• Conduct air monitoring to ensure workers are not exposed above the OSHA PEL. Take appropriate actions if worker exposures exceed the action level (30 µg/m3 ) for more than 30 days per year.
• Provide workers with appropriate PPE, including fit-tested, NIOSH-approved respirator, and ensure workers clean contaminated PPE after each use. The use of respirators requires compliance with the OSHA respiratory protection standard (29 CFR 1910.134).
• Wear outer clothing that can be disposed of or washed (separately) after completing work.
• Provide training for workers on the hazards of lead and how they can protect themselves before being exposed.
• Ensure that food or beverages are not present or consumed, tobacco products are not present or used, and cosmetics are not applied in areas where workers may be exposed to lead.
• Ensure that workers wash their hands and face before eating, drinking or applying cosmetics.
• Inform medical professionals of work activities involving lead or potential lead exposure.
METHODS TO PREVENT TAKING LEAD HOME FROM WORK
• Wash hands and face often and shower at the end of the work shift.
• Change out of work clothes and shoes before going home. Always wear clean, uncontaminated clothing and shoes home.
• Do not take contaminated work clothing or shoes home. If necessary, put contaminated clothing/shoes in a plastic bag or other closable container. Do NOT wash contaminated work clothes with personal clothing.
Hand washing with standard soap and water is recommended by OSHA and NIOSH. However, specialized lead removal products should also be considered by employers, particularly if dust or paint is found to have high lead concentrations. Products are available that reveal lead contamination on hands/surfaces, and that remove lead residues from skin.
Employers must provide workers with a way to discard disposable work clothing or store contaminated clothing in a closable container that will prevent lead dust from getting outside of the container. If work clothing is heavily contaminated with lead-containing dust, a vacuum equipped with a HEPA filter can be used to vacuum workers’ clothes before removal to prevent dust being shaken off during removal of clothing. Respirators must not be removed until entering a clean area. Respirators must also be cleaned after every use. If workers may be exposed to higher levels of lead, shower facilities and a change-out room that has a separate storage for clean street clothes and soiled work clothing must be made available. There are products available to prevent lead dust from being tracked through clean areas, like sticky mats that remove dust and dirt from the bottom of workers’ shoes.
OTHER SAFETY AND HEALTH HAZARDS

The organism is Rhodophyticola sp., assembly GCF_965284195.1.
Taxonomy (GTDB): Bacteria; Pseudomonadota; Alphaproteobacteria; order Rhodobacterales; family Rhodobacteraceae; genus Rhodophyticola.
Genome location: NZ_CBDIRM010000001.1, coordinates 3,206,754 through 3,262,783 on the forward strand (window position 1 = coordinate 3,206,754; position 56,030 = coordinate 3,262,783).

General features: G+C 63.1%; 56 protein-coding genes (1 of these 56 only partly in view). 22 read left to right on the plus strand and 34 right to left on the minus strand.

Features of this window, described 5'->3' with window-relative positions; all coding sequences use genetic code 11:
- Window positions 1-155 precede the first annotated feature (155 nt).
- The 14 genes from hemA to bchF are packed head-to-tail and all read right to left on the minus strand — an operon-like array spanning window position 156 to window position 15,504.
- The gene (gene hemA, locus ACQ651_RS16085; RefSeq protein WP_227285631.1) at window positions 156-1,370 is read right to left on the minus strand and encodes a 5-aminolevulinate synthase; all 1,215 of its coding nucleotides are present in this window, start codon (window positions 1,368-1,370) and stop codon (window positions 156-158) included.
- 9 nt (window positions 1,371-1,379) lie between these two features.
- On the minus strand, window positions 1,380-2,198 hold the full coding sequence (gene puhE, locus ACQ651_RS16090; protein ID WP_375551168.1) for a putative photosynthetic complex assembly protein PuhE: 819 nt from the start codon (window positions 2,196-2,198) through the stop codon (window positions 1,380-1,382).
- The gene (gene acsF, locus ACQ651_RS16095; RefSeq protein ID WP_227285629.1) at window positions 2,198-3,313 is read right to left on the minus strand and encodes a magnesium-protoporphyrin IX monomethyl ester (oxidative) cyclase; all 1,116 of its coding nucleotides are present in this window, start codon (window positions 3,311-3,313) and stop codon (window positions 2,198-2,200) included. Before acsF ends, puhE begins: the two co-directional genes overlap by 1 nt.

Recovery workers involved in demolition and rebuilding may face additional hazards on the job site. Common hazards include downed electrical wires, carbon monoxide and electrical hazards from portable generators, fall and “struck-by” hazards from tree limbs or working at heights, working in unprotected excavations or confined spaces, burns, lacerations, musculoskeletal injuries, being struck by traffic or heavy equipment, and encountering contaminated water during cleanup and recovery efforts.
• Occupational Safety and Health Administration (OSHA) Safety and Health Topics page on Lead: http://www.osha.gov/SLTC/lead/
• National Institute for Occupational Safety and Health (NIOSH) Workplace Safety and Health Topics page on Lead: http://www.cdc.gov/niosh/topics/lead/
• National Institute for Occupational Safety and Health (NIOSH) “Protecting Workers Exposed to Lead-Based Paint Hazards: A Report to Congress”. Publication No. 98-112 (January 1997) at: www.cdc.gov/niosh/ docs/98-112/
• Environmental Protection Agency (EPA) Lead Renovation, Repair and Painting Program: http://www2.epa. gov/lead/renovation-repair-and-painting-program
• OSHA’s lead standard for general industry (29 CFR 1910.1025) at: https://www.osha.gov/pls/oshaweb/ owadisp.show_document?p_table=STANDARDS&p_id=10030
• OSHA’s lead standard for construction (29 CFR 1926.62) at: http://www.osha.gov/pls/oshaweb/owadisp. show_document?p_table=STANDARDS&p_id=10641
ASSISTANCE FOR EMPLOYERS
OSHA’s On-site Consultation Program offers free and confidential advice to small and medium-sized businesses in all states across the country, with priority given to high-hazard worksites. On-site Consultation services are separate from enforcement and do not result in penalties or citations. Consultants from state agencies or universities work with employers to identify workplace hazards, provide advice on compliance with OSHA standards, and assist in establishing safety and health management systems. To locate the OSHA On-site Consultation Program nearest you, call 1-800-321-6742 (OSHA) or visit http://www.osha.gov/dcsp/ smallbusiness/index.html